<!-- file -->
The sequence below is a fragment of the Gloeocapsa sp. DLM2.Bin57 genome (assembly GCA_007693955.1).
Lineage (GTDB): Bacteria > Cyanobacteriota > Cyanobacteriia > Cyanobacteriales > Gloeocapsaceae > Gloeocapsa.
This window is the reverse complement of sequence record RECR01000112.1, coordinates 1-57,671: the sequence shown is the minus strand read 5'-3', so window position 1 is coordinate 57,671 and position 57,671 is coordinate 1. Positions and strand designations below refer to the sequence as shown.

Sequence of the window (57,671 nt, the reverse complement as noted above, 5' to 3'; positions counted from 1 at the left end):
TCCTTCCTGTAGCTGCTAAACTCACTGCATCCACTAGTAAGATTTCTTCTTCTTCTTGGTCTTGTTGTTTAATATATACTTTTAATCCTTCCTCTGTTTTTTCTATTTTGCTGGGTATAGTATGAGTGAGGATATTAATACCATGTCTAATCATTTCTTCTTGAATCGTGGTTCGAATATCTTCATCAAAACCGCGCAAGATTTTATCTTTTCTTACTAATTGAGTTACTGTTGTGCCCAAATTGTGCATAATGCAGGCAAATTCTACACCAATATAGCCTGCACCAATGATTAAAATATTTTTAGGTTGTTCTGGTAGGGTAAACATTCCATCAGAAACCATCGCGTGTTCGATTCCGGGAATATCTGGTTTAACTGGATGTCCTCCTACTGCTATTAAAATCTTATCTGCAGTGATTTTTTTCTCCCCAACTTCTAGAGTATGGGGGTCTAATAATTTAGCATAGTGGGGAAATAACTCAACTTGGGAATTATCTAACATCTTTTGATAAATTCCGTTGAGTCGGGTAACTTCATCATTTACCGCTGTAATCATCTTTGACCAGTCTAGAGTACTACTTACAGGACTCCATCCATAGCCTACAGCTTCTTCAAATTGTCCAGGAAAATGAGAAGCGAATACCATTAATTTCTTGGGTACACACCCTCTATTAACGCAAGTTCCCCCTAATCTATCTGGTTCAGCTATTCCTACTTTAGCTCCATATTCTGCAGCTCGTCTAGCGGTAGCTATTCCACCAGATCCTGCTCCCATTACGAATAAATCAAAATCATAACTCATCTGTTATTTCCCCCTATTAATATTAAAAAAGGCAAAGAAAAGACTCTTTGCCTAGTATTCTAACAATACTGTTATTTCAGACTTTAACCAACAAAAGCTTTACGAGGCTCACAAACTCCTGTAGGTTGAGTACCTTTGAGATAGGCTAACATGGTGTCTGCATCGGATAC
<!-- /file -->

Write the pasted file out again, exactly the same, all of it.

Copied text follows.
The sequence below is a fragment of the Gloeocapsa sp. DLM2.Bin57 genome (assembly GCA_007693955.1).
Lineage (GTDB): Bacteria > Cyanobacteriota > Cyanobacteriia > Cyanobacteriales > Gloeocapsaceae > Gloeocapsa.
This window is the reverse complement of sequence record RECR01000112.1, coordinates 1-57,671: the sequence shown is the minus strand read 5'-3', so window position 1 is coordinate 57,671 and position 57,671 is coordinate 1. Positions and strand designations below refer to the sequence as shown.

Sequence of the window (57,671 nt, the reverse complement as noted above, 5' to 3'; positions counted from 1 at the left end):
TCCTTCCTGTAGCTGCTAAACTCACTGCATCCACTAGTAAGATTTCTTCTTCTTCTTGGTCTTGTTGTTTAATATATACTTTTAATCCTTCCTCTGTTTTTTCTATTTTGCTGGGTATAGTATGAGTGAGGATATTAATACCATGTCTAATCATTTCTTCTTGAATCGTGGTTCGAATATCTTCATCAAAACCGCGCAAGATTTTATCTTTTCTTACTAATTGAGTTACTGTTGTGCCCAAATTGTGCATAATGCAGGCAAATTCTACACCAATATAGCCTGCACCAATGATTAAAATATTTTTAGGTTGTTCTGGTAGGGTAAACATTCCATCAGAAACCATCGCGTGTTCGATTCCGGGAATATCTGGTTTAACTGGATGTCCTCCTACTGCTATTAAAATCTTATCTGCAGTGATTTTTTTCTCCCCAACTTCTAGAGTATGGGGGTCTAATAATTTAGCATAGTGGGGAAATAACTCAACTTGGGAATTATCTAACATCTTTTGATAAATTCCGTTGAGTCGGGTAACTTCATCATTTACCGCTGTAATCATCTTTGACCAGTCTAGAGTACTACTTACAGGACTCCATCCATAGCCTACAGCTTCTTCAAATTGTCCAGGAAAATGAGAAGCGAATACCATTAATTTCTTGGGTACACACCCTCTATTAACGCAAGTTCCCCCTAATCTATCTGGTTCAGCTATTCCTACTTTAGCTCCATATTCTGCAGCTCGTCTAGCGGTAGCTATTCCACCAGATCCTGCTCCCATTACGAATAAATCAAAATCATAACTCATCTGTTATTTCCCCCTATTAATATTAAAAAAGGCAAAGAAAAGACTCTTTGCCTAGTATTCTAACAATACTGTTATTTCAGACTTTAACCAACAAAAGCTTTACGAGGCTCACAAACTCCTGTAGGTTGAGTACCTTTGAGATAGGCTAACATGGTGTCTGCATCGGATAC